The Space Cadet Science Fiction Review, Spring 2022 (issue #1)

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Pg. 5

Editor’s Introduction |

The Aspirational Humanhood of Science Fiction

It has been said that science fiction is the “literature of ideas” and HG Wells wrote that “Human history in essence is the history of ideas.” What beautiful thinking. It is indeed all about ideas. At the very heart of human inspiration is the idea. Ideas have always been the driving force of humanity, both at the individual level and that of civilization as a whole. How could it be any other way? Literally everything around us, that is not naturally formed, is the physical manifestation of an idea. A pencil. This computer. My hat. Your shoes. That microwave oven. They all started as an idea. Philosophers have long asked what does it mean to be human? What is the meaning of life? And so on. Scientists have long tried to definitively differentiate the human animal from the rest of the animal kingdom. I don’t think that one needs to look any further than the human imagination to find the answer. Ideas are the product of the human imagination, even those of a practical nature. We are then, our species, the sum total of our ideas.

Unity Through Ideas

Ideas are powerful. They can unite us and they can divide us. Ideas precipitate revolution, war, and social upheaval. They generate extraordinary advances and solutions to the most complex challenges facing human civilization. Ideas have brought us on this long journey towards becoming a spacefaring race. Importantly, ideas are also lots of fun. Ideas are the inspiration of science fiction, its very breath, and I see it as being a great unifier of the human being.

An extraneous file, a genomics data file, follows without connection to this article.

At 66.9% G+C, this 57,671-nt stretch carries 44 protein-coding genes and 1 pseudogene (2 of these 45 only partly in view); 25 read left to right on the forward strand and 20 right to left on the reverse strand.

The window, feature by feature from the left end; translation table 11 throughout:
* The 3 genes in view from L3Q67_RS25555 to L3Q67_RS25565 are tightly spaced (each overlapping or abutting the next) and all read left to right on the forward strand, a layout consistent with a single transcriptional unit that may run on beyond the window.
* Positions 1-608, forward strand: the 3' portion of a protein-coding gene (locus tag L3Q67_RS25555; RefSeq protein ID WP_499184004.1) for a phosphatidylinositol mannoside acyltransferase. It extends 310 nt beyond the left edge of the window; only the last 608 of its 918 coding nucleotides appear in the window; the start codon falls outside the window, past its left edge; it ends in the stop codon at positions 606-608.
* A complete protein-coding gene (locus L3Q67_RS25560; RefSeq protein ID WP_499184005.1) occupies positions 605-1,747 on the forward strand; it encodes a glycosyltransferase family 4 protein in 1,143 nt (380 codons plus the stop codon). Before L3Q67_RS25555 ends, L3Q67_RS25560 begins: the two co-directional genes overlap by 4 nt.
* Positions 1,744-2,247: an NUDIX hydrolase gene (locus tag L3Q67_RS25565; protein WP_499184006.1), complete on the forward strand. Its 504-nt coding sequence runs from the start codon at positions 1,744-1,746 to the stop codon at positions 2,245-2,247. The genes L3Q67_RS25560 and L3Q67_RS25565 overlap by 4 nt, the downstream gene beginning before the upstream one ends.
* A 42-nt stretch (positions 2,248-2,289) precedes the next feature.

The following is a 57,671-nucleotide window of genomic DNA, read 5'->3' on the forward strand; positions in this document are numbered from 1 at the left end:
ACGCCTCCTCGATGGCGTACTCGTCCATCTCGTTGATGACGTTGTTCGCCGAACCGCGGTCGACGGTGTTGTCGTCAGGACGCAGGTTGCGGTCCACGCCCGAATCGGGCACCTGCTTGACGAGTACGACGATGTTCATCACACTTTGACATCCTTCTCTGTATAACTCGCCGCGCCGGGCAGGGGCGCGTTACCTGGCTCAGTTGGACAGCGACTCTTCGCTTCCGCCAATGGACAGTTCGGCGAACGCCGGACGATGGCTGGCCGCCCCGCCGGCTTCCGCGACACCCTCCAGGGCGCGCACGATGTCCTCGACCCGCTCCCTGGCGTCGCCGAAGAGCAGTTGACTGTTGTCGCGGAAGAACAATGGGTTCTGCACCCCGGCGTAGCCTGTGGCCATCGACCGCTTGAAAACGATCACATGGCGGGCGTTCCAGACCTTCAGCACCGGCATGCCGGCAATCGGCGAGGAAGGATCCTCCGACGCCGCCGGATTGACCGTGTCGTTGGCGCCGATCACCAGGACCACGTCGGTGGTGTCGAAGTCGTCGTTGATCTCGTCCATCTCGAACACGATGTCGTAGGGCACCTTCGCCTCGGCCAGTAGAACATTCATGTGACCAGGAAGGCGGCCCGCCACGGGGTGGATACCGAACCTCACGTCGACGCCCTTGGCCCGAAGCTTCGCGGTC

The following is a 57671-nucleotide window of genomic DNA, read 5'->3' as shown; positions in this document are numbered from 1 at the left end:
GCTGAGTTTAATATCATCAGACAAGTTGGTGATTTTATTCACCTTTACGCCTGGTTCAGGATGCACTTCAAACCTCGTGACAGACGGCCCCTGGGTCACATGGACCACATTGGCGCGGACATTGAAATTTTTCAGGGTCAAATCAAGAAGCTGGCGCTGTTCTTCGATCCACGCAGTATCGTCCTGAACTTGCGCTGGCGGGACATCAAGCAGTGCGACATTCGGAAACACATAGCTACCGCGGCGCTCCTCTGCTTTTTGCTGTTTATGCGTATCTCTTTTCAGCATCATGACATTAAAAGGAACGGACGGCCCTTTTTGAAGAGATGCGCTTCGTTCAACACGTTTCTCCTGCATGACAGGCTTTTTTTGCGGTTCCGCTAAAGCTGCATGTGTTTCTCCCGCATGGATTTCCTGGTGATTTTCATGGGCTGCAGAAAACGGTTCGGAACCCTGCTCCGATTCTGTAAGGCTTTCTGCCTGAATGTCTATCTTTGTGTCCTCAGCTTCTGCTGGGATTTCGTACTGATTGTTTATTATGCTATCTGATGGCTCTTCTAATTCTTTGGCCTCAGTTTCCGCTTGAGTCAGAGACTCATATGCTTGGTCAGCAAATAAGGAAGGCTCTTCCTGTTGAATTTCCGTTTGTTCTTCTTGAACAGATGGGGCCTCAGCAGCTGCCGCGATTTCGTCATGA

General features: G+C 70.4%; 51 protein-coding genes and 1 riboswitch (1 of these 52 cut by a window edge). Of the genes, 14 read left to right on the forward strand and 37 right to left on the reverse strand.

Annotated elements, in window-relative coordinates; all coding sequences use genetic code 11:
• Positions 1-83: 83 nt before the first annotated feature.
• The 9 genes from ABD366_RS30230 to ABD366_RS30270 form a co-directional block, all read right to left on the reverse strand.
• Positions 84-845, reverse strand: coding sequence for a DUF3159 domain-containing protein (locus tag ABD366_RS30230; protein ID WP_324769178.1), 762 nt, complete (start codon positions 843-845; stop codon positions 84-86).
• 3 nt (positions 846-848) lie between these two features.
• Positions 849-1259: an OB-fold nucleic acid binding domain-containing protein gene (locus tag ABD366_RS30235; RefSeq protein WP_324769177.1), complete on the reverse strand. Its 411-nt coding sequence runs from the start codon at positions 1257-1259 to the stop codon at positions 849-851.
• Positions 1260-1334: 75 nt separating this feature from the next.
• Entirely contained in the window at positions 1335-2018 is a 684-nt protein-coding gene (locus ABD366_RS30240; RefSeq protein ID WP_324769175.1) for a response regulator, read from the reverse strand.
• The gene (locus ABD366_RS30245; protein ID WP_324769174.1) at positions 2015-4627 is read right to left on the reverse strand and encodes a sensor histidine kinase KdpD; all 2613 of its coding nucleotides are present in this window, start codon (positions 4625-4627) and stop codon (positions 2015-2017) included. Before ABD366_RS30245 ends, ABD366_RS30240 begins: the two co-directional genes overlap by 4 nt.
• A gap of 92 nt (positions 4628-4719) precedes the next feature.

The hopes, dreams, and marvels, the spirit of adventure and exploration, the battle between good and evil, the humbling forces of a vast and bewildering physical universe; all of these elements and themes of our existence and so much more are encapsulated in science fiction.

They speak to every human being. To the dream universal. Uniting us in a shared vision of the possible, and the conceivable.

Our ideas will transport us across space and time. We started with the Moon. Now we venture towards Mars, long a dream for our species in the continuum of ideas that is space exploration. We will never find another true home, though. We take Earth much for granted and treat her poorly. The dangerous idea that we can discard this planet for another is flawed and foolish thinking, perhaps driven by our increasingly consumeristic approach to everything that we come into contact with, and it is a mindset that is not deserving of the grand expanse that is the human imagination.